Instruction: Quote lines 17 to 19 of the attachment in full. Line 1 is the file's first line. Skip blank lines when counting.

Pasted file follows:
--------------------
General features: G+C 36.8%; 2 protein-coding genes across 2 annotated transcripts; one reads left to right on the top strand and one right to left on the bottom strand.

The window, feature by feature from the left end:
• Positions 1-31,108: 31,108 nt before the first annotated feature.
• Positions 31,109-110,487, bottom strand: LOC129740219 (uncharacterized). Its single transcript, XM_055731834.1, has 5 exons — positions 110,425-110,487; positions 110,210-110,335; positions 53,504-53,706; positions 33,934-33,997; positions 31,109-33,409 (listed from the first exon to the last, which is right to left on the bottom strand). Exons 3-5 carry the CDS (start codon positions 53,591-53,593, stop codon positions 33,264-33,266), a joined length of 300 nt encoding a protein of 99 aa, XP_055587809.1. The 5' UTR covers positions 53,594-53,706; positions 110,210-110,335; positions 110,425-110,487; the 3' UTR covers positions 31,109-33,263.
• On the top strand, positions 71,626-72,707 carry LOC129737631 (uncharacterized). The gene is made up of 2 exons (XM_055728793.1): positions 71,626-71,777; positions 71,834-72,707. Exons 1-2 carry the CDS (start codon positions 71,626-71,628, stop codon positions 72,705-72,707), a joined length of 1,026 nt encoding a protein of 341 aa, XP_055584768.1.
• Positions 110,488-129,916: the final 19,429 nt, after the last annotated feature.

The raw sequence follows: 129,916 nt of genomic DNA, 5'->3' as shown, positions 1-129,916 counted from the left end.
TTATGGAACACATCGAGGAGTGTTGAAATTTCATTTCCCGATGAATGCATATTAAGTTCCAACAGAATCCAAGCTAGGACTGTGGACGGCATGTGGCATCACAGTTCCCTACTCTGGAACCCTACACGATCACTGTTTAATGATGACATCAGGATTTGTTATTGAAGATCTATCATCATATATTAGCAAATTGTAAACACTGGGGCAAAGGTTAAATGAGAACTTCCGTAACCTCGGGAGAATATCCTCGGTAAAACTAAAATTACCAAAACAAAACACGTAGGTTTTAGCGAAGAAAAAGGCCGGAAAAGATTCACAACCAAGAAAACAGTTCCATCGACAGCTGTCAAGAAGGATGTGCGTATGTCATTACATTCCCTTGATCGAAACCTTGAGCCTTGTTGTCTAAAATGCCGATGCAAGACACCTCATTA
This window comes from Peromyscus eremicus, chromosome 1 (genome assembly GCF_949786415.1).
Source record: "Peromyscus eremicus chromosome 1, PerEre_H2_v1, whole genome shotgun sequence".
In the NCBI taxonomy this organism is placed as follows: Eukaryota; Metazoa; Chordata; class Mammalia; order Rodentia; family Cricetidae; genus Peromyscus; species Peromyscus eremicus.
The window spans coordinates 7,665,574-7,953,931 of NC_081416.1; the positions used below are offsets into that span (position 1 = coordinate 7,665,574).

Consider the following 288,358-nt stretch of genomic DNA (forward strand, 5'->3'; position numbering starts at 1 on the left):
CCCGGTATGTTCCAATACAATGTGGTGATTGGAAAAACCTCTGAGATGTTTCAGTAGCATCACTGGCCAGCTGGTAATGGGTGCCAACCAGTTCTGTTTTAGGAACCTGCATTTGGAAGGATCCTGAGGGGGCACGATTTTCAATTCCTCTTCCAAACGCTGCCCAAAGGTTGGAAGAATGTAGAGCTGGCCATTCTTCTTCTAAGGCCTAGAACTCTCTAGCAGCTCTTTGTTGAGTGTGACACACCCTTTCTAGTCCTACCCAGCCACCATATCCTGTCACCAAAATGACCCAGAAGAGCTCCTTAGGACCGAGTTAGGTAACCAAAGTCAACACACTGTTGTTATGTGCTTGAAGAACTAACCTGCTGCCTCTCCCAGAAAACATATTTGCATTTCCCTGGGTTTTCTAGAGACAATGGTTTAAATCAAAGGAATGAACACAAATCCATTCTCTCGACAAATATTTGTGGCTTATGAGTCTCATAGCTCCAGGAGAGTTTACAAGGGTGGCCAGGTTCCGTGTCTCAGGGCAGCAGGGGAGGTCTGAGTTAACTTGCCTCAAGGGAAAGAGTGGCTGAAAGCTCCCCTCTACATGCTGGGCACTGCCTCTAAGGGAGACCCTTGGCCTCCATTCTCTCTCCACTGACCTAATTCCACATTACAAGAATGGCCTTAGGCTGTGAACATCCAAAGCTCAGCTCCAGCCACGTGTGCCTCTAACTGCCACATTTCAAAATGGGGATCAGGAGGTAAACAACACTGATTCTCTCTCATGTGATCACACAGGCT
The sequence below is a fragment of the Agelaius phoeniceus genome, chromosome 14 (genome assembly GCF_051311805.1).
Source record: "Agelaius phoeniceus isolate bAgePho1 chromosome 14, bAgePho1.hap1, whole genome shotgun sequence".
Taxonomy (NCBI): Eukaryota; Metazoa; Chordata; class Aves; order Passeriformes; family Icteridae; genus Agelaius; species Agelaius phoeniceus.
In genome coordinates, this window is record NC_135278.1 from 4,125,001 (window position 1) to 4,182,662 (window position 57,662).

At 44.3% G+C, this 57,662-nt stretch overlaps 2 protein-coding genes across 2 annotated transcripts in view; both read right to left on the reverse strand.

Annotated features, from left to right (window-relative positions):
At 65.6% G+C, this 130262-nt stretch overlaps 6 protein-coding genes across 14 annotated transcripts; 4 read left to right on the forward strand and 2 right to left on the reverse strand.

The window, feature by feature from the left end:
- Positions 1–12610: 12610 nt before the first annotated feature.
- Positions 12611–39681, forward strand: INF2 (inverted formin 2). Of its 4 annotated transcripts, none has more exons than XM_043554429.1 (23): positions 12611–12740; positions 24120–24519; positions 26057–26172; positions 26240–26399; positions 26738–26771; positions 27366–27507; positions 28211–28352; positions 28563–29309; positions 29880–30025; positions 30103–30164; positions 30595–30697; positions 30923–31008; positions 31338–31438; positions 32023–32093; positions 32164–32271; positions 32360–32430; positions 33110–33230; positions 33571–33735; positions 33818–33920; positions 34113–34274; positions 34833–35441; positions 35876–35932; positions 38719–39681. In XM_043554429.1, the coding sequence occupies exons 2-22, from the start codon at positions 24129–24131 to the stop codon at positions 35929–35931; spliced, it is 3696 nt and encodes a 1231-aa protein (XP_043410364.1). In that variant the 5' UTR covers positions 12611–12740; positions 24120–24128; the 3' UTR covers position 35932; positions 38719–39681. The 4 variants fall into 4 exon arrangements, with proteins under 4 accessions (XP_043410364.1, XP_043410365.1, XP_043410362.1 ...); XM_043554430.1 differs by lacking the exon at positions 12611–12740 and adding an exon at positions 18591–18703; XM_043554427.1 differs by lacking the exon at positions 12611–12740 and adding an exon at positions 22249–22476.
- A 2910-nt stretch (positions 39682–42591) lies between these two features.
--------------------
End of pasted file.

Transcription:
Taxonomy (NCBI): Eukaryota; Metazoa; Chordata; class Aves; order Passeriformes; family Icteridae; genus Agelaius; species Agelaius phoeniceus.
In genome coordinates, this window is record NC_135278.1 from 4,125,001 (window position 1) to 4,182,662 (window position 57,662).

At 44.3% G+C, this 57,662-nt stretch overlaps 2 protein-coding genes across 2 annotated transcripts in view; both read right to left on the reverse strand.